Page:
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Voters With Special Needs Allegedly Disenfranchised


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Advocates are asking the Justice Department to ensure that people with disabilities are not illegally disenfranchised. (Thinkstock)

Advocates are asking the Justice Department to ensure that people with disabilities are not illegally disenfranchised. (Thinkstock)

Thousands of people with intellectual and developmental disabilities are being illegally denied the right to vote, advocates say.

In a complaint filed Thursday with the U.S. Department of Justice, advocates with the Disability and Abuse Project said that California judges are routinely restricting the voting rights of adults with disabilities who are under limited conservatorships, also known as guardianships.

Judges are using literacy tests to determine if individuals should be allowed to vote in violation of the Voting Rights Act of 1965, the complaint alleges. What’s more, advocates say that court-appointed attorneys representing people with disabilities have been instructed by judges that individuals under limited conservatorships cannot receive assistance in completing voter registration forms or ballots.

“What is happening in Los Angeles is the tip of the iceberg,” said attorney Thomas F. Coleman, who filed the complaint. “The problem of voting rights violations of people with intellectual and developmental disabilities is not isolated to Los Angeles. Such civil rights violations are occurring elsewhere in California. Indeed, this is happening in many states throughout the nation.”

Parents often seek legal authority to continue making medical, financial and other decisions for individuals with developmental disabilities after they turn 18. Coleman’s group acted after hearing from Teresa Thompson who was dismayed that her effort to do just that could leave her son Stephen, now 20, without the right to vote.

“The court appointed an attorney to represent Stephen in the conservatorship process. This attorney told me that it would be inconsistent with the concept of conservatorship for Stephen to have the right to vote,” Thompson said. “I had no idea that by seeking a conservatorship for him that I would cause him to lose the right to vote.”

An audit by the Disability and Abuse Project of 61 recent cases in Los Angeles found that 90 percent of the estimated 10,000 people in the area with conservators may be disqualified from voting.

The advocacy group is asking the Justice Department to step in with legal action, if necessary, to ensure that people with disabilities are not disenfranchised.

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Comments (7 Responses)

  1. Becki says:

    When we sought conservatorship for our daughter, we specifically requested that she retain the right to vote. The judge granted this without hesitation. In fact, she registered to vote yesterday!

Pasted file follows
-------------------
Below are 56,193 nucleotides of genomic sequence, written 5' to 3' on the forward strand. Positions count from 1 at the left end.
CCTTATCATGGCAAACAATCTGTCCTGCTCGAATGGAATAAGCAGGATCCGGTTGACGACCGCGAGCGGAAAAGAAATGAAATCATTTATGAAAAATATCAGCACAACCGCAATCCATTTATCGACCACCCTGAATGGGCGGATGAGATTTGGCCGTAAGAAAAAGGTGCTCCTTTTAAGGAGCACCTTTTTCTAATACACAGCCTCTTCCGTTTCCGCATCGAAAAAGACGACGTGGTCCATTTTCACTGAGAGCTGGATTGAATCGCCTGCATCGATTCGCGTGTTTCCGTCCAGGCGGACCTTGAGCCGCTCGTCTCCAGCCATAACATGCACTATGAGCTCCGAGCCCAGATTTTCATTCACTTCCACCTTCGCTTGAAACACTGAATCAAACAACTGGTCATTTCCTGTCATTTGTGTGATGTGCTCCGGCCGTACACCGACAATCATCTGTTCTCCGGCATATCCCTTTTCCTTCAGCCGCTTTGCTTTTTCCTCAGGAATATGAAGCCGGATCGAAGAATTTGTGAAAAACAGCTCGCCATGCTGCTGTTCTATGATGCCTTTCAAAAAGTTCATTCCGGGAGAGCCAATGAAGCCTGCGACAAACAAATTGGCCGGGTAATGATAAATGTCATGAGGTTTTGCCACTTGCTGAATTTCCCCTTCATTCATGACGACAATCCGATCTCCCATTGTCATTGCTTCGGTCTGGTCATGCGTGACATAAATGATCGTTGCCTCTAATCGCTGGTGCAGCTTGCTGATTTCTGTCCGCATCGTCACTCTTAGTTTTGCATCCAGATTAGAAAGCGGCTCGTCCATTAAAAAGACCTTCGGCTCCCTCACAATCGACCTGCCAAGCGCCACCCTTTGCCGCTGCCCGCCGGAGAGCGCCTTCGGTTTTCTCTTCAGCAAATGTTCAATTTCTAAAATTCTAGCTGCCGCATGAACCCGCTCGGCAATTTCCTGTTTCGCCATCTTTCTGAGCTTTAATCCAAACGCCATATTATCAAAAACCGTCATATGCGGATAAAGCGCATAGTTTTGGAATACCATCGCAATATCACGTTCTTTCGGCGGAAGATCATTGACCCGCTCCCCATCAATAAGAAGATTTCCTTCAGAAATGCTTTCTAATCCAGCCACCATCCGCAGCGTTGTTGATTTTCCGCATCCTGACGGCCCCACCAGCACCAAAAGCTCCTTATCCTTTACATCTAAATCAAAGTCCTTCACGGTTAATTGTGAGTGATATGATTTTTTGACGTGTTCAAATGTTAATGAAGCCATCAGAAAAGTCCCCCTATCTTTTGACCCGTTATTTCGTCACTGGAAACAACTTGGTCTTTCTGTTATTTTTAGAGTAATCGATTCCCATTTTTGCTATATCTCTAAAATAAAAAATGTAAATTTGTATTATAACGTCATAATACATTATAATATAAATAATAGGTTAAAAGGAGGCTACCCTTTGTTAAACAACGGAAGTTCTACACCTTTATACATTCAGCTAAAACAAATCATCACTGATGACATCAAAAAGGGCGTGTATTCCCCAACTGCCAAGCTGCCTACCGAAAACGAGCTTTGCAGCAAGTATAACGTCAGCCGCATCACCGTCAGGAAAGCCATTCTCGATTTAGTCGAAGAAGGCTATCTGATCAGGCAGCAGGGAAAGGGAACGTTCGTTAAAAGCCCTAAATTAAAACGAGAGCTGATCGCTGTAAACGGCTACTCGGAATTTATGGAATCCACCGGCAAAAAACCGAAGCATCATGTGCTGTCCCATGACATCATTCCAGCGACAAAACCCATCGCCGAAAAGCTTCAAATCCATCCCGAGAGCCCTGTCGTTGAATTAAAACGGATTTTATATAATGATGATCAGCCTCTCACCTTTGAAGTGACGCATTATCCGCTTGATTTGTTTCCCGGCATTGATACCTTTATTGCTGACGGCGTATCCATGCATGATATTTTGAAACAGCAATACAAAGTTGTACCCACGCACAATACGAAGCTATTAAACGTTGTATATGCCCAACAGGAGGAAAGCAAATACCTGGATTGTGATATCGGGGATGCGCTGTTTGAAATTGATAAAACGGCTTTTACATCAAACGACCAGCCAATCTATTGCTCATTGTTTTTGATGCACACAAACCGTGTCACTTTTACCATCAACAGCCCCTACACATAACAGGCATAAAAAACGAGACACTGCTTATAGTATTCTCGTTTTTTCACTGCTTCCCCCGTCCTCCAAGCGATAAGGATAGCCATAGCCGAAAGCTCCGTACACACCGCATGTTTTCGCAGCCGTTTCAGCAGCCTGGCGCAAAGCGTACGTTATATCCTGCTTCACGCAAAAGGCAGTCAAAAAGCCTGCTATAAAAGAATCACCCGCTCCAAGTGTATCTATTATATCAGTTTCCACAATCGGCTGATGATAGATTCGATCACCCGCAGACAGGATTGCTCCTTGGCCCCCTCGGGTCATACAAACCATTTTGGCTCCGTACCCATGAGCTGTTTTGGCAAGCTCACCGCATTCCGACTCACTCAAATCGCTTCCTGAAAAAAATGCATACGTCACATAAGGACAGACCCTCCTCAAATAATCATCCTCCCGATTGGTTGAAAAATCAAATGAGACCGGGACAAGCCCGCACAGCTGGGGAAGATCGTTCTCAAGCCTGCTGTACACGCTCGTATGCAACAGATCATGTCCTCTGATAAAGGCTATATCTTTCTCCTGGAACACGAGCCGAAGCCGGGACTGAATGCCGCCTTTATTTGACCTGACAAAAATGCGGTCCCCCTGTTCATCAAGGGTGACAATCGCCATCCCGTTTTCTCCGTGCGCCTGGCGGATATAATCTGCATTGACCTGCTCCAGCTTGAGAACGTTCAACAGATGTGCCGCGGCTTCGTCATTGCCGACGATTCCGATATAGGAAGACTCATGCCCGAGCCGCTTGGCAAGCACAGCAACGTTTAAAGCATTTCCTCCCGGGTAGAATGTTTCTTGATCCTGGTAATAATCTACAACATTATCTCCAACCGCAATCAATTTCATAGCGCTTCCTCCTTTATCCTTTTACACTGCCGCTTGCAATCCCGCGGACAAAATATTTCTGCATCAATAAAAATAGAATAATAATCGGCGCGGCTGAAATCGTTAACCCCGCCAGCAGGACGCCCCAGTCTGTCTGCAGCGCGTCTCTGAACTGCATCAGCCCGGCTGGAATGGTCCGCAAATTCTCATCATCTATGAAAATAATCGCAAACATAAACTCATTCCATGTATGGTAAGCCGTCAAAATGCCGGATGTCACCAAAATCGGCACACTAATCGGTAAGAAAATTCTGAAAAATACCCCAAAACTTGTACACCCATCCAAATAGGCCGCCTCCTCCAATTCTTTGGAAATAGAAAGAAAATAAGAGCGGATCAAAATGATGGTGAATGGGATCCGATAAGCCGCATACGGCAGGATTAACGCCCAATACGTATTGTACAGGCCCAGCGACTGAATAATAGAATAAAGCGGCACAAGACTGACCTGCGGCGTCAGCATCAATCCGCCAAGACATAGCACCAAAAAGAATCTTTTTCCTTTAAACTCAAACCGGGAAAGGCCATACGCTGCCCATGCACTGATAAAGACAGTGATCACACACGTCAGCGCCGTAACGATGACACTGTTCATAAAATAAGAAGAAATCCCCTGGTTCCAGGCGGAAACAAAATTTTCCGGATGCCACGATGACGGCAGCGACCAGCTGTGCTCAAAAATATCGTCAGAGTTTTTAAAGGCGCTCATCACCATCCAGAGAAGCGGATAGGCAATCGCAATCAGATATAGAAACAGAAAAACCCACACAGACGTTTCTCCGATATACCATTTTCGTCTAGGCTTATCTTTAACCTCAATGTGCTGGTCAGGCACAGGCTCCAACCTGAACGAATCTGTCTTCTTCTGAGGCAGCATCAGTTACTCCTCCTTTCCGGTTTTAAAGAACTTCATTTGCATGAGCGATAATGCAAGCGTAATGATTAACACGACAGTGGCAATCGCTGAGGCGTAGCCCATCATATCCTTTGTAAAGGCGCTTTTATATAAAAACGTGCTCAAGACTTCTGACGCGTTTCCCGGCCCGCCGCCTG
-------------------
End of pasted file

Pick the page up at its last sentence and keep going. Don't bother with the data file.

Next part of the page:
2. Thomas C. Wood says:

    As an Autistic with Cerebral Palsy I have been voting since 1976 here in New Hampshire. I am an Aspie, and I have known about and understood the issues regarding politics since childhood. I will be very enraged, if in November this year of 2014, my “right to vote” has bee “taken away from me”.

  3. Carol Harris says:

    I registered my son and signed him up for absentee ballots. This way we don’t have to navigate the polling place that may not be accessible.

  4. Erna says:

    As Becki states, conservatorship/guardianship can coexist with voting rights if one specifically requests that this be retained. But in all objectivity, although intellectual disabilities sit on a spectrum, and a good number are able to function semi-independently, there are those for whom, retaining the right to vote makes little sense if they, as citizens, are unable to consider or debate the pros and cons of choices presumed to be theirs at the ballot, when they are unable to choose a breakfast cereal. However, negating the right to vote of a physically disabled person without significant intellectual disability, is indeed in my opinion, a violation of their rights and unacceptable, notwithstanding their need for conservatorship. These are personal opinions and I express them freely. There are those who may not agree and I respect that.

  5. Erin says:

    Presume competence.That is all.

  6. D. Riepl says:

    Those individuals who have an intellectual disability and need a guardian must be protected
    against predatory people who seek to steal their vote with deceptive practices. In the past few
    voting cycles, there have been many reports of incidents where this has occurred. This Bill is a
    protection of this individual’s safety.

  7. Frank Martino says:

    The issue of people with a certain levels of Intellectual Disablity voting has a practical issue.
    In the residences that I am familer with lot of the people are illiterate and I’m not sure they would have a clue
    about the physical act of voting. So they would need hand over hand assitance to vote.
    The problem is who gets to help? And how do we isnsure that the disabled person is actually picking who they want to vote for? In other words there is to much risk of staff/gaurdians minipulating the person with ID into voting a certain way.

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